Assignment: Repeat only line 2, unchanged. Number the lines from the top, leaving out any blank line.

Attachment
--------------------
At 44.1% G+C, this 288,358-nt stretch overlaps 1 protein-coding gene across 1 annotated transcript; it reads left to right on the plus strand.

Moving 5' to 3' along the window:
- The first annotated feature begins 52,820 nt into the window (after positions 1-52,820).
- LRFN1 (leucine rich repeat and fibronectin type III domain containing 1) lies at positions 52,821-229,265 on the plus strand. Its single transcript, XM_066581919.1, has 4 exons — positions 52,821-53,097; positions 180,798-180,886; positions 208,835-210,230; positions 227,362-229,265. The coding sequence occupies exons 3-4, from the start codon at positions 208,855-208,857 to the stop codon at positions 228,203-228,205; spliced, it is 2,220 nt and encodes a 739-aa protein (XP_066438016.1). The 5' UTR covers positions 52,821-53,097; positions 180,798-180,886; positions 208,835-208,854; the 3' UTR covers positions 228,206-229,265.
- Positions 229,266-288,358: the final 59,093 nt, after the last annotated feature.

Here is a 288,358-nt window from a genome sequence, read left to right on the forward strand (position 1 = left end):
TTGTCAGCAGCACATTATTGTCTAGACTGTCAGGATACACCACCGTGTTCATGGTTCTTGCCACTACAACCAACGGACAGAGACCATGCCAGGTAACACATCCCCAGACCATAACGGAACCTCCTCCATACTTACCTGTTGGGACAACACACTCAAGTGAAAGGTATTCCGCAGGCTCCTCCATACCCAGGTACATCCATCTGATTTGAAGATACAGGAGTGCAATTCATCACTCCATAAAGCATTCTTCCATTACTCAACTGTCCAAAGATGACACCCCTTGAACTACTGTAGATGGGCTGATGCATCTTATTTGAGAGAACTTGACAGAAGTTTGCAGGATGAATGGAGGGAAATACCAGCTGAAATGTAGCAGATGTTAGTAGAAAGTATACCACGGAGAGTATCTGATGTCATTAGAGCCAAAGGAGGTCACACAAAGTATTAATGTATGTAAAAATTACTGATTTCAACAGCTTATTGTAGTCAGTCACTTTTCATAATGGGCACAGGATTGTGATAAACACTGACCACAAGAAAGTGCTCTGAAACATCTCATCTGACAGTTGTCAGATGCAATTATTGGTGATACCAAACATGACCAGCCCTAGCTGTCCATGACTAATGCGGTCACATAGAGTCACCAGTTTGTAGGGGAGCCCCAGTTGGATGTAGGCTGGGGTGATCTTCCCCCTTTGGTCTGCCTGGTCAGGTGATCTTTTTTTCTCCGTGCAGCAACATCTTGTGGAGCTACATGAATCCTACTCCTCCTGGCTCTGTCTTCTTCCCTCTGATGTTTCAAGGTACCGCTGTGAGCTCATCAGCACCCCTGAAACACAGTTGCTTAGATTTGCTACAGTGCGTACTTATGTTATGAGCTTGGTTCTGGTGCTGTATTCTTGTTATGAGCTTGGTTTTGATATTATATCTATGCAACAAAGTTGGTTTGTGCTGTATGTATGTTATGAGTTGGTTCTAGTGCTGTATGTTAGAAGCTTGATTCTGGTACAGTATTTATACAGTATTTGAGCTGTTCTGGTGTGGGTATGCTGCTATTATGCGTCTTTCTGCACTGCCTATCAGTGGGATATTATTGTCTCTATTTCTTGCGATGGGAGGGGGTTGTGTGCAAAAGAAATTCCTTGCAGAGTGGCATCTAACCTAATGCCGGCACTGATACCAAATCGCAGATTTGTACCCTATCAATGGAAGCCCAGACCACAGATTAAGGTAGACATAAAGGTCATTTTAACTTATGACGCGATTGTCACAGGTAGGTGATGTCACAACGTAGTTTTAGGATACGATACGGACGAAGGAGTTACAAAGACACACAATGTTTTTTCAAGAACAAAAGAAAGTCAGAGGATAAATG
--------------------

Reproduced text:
Moving 5' to 3' along the window: